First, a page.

Rumba Blues - The Mambo Years
©Rhythm And Blues Records 2010
Second CD in the How Latin Music Changed Rhythm And Blues series. An illustrated 32 page booklet includes detailed sleeve notes with track-by-track commentary on each song.
Latin rhythms have infiltrated every new branch of popular music. Jelly Roll Morton and W.C. Handy incorporated the Cuban habanera into early jazz and blues; the Argentinean tango found its way into twenties dance-band music; the Brazilian baion, samba and bossa nova styles wound their way throughout the century colouring the sixties beat boom and the drum’n’bass of the nineties. But none had such an all-pervasive influence as the rumba. Xavier Cugat’s percussion-led rumba orchestras helped to liberate dancers from stuffy foxtrots and waltzes in the 1930’s, opening up an altogether more sensual world of excitement and exoticism.
Machito brought the mambo from Havana to New York in 1941 but added a four-horn section to the traditional Cuban sextet. After the end of World War II, Perez Prado’s orchestra beefed up the sound with kit drums along with harmonic ideas and fiery brass riffs borrowed from swing. His sound had big commercial appeal and when it was accompanied by a specially designed dance, the mambo spread rapidly throughout South America. Prado toured the US for the first time in 1951 and within a couple of years, it was being danced throughout the nation. 1954 was the year of the mambo in America as crowds flocked to the ballrooms to see the exciting new Latin bands. To cash in on the craze, record companies encouraged their pop and R&B artists to write songs in a Latin vein with the word mambo in the title.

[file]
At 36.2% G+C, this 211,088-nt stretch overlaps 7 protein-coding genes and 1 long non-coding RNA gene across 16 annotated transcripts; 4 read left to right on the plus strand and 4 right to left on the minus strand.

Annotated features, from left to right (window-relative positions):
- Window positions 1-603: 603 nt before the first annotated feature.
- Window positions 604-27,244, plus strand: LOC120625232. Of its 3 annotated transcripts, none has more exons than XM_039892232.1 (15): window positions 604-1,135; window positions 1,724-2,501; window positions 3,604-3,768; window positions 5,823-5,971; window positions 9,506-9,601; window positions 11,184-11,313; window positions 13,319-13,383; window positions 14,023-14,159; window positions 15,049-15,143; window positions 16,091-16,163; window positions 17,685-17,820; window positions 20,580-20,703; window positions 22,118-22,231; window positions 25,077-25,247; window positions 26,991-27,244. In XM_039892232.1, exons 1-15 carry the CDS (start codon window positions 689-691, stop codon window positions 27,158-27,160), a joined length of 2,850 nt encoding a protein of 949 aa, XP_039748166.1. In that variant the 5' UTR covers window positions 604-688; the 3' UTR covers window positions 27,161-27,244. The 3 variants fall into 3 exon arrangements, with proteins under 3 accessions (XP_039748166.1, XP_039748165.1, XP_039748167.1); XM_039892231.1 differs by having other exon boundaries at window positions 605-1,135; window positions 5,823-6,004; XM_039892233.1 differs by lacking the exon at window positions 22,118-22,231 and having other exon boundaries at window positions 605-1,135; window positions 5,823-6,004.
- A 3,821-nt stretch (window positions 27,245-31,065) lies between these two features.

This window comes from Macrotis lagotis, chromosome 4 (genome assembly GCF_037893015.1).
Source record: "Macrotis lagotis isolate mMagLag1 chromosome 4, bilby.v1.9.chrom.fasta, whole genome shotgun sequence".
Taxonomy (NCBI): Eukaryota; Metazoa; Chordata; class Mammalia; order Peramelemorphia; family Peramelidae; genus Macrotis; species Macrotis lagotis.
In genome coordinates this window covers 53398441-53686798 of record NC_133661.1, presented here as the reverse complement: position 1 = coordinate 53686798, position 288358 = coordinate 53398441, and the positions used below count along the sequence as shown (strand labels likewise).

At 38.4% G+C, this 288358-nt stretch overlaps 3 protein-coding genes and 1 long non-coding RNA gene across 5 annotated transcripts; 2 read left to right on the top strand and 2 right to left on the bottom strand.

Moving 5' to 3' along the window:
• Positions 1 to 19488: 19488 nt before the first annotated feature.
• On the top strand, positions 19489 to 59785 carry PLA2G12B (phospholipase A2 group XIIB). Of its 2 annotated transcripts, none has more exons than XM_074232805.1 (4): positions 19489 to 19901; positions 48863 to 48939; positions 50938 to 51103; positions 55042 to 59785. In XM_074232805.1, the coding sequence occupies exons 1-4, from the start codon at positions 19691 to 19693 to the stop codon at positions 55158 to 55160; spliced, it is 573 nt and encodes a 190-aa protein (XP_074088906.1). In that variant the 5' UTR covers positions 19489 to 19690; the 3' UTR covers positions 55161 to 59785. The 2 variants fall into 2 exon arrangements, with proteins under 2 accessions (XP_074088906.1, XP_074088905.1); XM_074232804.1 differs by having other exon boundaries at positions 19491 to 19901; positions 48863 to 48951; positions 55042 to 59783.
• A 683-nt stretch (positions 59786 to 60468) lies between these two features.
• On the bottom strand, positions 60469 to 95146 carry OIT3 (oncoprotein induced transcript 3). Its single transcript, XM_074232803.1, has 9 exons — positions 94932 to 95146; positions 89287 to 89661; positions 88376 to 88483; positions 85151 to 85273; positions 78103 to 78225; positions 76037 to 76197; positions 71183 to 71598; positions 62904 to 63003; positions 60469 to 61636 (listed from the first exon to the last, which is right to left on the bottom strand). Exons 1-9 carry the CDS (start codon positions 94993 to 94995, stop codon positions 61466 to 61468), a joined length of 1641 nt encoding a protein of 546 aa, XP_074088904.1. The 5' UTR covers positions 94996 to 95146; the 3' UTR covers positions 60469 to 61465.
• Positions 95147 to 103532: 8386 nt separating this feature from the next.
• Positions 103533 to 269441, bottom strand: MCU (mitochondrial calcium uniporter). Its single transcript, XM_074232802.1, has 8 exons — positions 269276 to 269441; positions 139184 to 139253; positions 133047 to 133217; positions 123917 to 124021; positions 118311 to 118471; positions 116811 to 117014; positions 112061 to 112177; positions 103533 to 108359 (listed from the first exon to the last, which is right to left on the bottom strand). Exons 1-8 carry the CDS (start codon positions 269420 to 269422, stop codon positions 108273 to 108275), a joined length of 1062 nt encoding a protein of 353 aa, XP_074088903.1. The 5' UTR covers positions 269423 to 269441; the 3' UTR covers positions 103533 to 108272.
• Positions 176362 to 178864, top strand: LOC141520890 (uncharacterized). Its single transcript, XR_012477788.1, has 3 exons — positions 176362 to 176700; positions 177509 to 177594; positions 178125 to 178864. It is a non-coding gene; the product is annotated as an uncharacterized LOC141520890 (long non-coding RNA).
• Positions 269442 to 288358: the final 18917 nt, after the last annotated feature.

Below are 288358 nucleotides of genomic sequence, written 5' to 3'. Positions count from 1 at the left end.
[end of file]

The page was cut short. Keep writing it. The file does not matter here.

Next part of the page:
The samba was also making its presence felt during the mid-50’s. Its roots are linked to the rituals of the Candomblé religion from Bahia in north east Brazil. It is the spring in the beat and the almost imperceptible skip at the end of each measure that differentiate it from Cuban rhythms. The repetitive riff making over a groove so beloved of the 60’s and 70’s springs not from the blues but from Latin song-form and the vamps and montunos found in samba and mambo. Note the similarity between Machito’s Freezelandia and the Beatles’ Day Tripper and between Deep Purple’s Smoke On The Water and Carmen Miranda’s’s Baia.
In post-war popular music, rumba is everywhere, from Elvis’ Hound Dog to the Clash’s Rock The Casbah. Thanks to Bo Diddley, its 3-2 clave rhythm became an integral part of American music and continues to cast its spell over current day sounds.